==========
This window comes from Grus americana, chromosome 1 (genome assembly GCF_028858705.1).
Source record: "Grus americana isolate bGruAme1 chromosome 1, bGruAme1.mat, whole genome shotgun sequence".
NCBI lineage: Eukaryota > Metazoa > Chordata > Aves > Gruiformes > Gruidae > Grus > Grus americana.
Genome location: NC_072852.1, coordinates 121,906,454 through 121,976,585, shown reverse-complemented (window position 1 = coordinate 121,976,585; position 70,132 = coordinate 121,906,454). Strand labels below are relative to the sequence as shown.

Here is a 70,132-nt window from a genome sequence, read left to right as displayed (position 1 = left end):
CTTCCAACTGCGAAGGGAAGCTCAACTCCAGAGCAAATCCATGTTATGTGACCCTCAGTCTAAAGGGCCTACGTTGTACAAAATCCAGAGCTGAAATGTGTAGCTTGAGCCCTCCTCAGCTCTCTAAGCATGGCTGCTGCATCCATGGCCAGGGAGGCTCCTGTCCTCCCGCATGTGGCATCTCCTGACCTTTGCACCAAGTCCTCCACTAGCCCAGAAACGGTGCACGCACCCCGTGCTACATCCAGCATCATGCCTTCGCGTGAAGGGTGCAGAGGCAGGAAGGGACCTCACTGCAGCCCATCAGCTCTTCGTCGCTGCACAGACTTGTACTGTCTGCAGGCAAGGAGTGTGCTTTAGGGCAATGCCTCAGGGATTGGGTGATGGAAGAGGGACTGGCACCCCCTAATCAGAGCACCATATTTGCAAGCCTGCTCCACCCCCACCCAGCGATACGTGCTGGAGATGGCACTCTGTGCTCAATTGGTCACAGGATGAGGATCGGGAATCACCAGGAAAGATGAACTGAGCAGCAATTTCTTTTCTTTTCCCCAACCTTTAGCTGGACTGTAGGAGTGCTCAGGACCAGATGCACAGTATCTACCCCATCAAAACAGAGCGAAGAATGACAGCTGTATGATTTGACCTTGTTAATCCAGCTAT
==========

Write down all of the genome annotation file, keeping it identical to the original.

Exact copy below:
This window comes from Grus americana, chromosome 1 (genome assembly GCF_028858705.1).
Source record: "Grus americana isolate bGruAme1 chromosome 1, bGruAme1.mat, whole genome shotgun sequence".
NCBI lineage: Eukaryota > Metazoa > Chordata > Aves > Gruiformes > Gruidae > Grus > Grus americana.
Genome location: NC_072852.1, coordinates 121,906,454 through 121,976,585, shown reverse-complemented (window position 1 = coordinate 121,976,585; position 70,132 = coordinate 121,906,454). Strand labels below are relative to the sequence as shown.

Here is a 70,132-nt window from a genome sequence, read left to right as displayed (position 1 = left end):
CTTCCAACTGCGAAGGGAAGCTCAACTCCAGAGCAAATCCATGTTATGTGACCCTCAGTCTAAAGGGCCTACGTTGTACAAAATCCAGAGCTGAAATGTGTAGCTTGAGCCCTCCTCAGCTCTCTAAGCATGGCTGCTGCATCCATGGCCAGGGAGGCTCCTGTCCTCCCGCATGTGGCATCTCCTGACCTTTGCACCAAGTCCTCCACTAGCCCAGAAACGGTGCACGCACCCCGTGCTACATCCAGCATCATGCCTTCGCGTGAAGGGTGCAGAGGCAGGAAGGGACCTCACTGCAGCCCATCAGCTCTTCGTCGCTGCACAGACTTGTACTGTCTGCAGGCAAGGAGTGTGCTTTAGGGCAATGCCTCAGGGATTGGGTGATGGAAGAGGGACTGGCACCCCCTAATCAGAGCACCATATTTGCAAGCCTGCTCCACCCCCACCCAGCGATACGTGCTGGAGATGGCACTCTGTGCTCAATTGGTCACAGGATGAGGATCGGGAATCACCAGGAAAGATGAACTGAGCAGCAATTTCTTTTCTTTTCCCCAACCTTTAGCTGGACTGTAGGAGTGCTCAGGACCAGATGCACAGTATCTACCCCATCAAAACAGAGCGAAGAATGACAGCTGTATGATTTGACCTTGTTAATCCAGCTAT